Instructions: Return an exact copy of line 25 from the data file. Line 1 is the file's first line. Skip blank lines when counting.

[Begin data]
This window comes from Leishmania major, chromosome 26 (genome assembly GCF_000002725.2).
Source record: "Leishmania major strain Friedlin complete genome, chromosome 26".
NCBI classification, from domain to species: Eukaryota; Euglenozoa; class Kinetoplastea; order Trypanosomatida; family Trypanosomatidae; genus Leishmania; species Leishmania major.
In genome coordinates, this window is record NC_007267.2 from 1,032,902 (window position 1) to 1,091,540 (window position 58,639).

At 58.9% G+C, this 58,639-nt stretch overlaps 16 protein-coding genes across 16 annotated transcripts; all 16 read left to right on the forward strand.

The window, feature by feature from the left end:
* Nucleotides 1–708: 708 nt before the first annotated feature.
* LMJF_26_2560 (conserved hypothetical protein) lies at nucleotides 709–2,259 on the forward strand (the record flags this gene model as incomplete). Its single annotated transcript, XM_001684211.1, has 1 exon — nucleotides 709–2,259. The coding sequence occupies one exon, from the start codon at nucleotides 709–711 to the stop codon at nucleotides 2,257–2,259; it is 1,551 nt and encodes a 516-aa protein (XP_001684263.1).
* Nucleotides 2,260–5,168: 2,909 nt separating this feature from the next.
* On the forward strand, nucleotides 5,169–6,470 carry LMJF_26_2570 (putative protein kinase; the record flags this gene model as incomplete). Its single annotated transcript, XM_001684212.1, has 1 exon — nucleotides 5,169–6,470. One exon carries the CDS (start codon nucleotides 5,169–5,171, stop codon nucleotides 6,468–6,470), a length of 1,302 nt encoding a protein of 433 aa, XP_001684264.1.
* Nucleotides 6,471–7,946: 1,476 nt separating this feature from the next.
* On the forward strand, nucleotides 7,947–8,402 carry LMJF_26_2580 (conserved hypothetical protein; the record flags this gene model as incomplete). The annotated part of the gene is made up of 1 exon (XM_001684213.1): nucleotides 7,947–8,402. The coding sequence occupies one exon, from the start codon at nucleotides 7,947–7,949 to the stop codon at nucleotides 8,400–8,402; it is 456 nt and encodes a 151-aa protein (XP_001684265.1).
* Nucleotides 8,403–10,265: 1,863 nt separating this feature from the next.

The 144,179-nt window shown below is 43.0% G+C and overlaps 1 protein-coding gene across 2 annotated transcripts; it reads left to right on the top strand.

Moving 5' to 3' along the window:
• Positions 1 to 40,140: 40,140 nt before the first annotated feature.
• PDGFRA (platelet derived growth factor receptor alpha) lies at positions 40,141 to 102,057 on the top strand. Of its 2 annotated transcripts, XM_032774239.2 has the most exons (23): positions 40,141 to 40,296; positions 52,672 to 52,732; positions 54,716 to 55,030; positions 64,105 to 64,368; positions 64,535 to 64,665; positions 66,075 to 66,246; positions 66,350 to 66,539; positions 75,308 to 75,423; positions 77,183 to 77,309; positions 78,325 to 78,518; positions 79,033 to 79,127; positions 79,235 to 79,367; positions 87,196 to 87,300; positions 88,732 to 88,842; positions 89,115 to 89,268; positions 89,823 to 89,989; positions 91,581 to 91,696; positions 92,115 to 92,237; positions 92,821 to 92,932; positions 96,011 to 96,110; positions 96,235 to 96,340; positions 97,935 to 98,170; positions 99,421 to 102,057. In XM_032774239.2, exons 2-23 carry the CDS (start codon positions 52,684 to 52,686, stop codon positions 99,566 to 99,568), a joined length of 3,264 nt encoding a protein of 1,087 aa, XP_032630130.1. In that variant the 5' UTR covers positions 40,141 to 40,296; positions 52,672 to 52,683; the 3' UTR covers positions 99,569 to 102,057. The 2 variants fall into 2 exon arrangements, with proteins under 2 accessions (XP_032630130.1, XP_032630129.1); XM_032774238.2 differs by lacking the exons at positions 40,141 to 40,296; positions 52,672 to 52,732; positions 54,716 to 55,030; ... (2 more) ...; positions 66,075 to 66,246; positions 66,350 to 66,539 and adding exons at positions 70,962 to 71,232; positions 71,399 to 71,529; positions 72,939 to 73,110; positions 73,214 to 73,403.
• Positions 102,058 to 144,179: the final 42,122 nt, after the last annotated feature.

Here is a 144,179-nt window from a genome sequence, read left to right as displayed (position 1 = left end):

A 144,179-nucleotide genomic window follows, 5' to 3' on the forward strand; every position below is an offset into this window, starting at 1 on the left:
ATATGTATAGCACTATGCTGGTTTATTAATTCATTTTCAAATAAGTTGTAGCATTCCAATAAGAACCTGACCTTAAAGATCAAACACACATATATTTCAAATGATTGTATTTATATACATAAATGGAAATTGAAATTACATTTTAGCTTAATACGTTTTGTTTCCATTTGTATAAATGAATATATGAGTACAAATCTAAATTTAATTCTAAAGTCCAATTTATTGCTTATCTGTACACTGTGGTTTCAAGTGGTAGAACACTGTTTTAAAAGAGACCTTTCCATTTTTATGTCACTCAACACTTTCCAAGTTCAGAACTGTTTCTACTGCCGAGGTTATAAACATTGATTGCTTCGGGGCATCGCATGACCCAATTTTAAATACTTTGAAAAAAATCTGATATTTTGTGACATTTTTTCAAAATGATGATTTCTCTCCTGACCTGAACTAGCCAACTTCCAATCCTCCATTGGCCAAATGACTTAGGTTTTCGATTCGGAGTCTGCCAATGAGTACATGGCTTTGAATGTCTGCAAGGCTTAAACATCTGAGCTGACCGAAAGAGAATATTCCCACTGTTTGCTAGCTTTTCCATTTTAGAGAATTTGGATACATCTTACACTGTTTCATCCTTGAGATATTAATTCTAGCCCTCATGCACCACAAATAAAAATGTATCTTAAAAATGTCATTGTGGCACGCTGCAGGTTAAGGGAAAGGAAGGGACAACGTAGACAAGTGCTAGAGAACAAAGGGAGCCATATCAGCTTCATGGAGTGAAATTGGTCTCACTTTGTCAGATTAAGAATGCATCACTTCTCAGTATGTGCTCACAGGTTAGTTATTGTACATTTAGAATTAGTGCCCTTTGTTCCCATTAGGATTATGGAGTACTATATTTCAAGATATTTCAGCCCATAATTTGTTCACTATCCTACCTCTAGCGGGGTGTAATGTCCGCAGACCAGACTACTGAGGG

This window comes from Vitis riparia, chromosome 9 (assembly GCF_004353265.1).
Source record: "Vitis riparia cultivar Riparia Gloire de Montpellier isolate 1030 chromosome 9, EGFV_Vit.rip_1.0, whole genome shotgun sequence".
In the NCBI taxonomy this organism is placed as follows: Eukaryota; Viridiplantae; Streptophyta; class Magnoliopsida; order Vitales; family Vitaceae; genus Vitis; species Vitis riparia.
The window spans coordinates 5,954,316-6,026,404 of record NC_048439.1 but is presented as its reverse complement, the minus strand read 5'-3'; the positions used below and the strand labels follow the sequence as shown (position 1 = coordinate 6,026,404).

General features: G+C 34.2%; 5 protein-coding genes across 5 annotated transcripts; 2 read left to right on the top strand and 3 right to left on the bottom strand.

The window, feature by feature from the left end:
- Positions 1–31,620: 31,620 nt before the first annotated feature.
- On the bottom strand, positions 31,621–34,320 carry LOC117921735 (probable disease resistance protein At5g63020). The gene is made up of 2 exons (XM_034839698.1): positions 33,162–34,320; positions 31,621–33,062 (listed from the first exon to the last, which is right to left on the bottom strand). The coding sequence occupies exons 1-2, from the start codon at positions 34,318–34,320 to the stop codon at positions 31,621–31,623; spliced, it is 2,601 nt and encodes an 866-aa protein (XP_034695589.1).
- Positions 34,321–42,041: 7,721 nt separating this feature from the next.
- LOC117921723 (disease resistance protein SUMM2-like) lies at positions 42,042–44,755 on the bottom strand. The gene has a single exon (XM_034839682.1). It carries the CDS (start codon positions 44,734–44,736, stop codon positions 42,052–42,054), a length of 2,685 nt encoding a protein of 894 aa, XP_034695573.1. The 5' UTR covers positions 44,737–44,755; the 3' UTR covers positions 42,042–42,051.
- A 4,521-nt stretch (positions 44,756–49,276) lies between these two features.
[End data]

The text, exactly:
The window spans coordinates 5,954,316-6,026,404 of record NC_048439.1 but is presented as its reverse complement, the minus strand read 5'-3'; the positions used below and the strand labels follow the sequence as shown (position 1 = coordinate 6,026,404).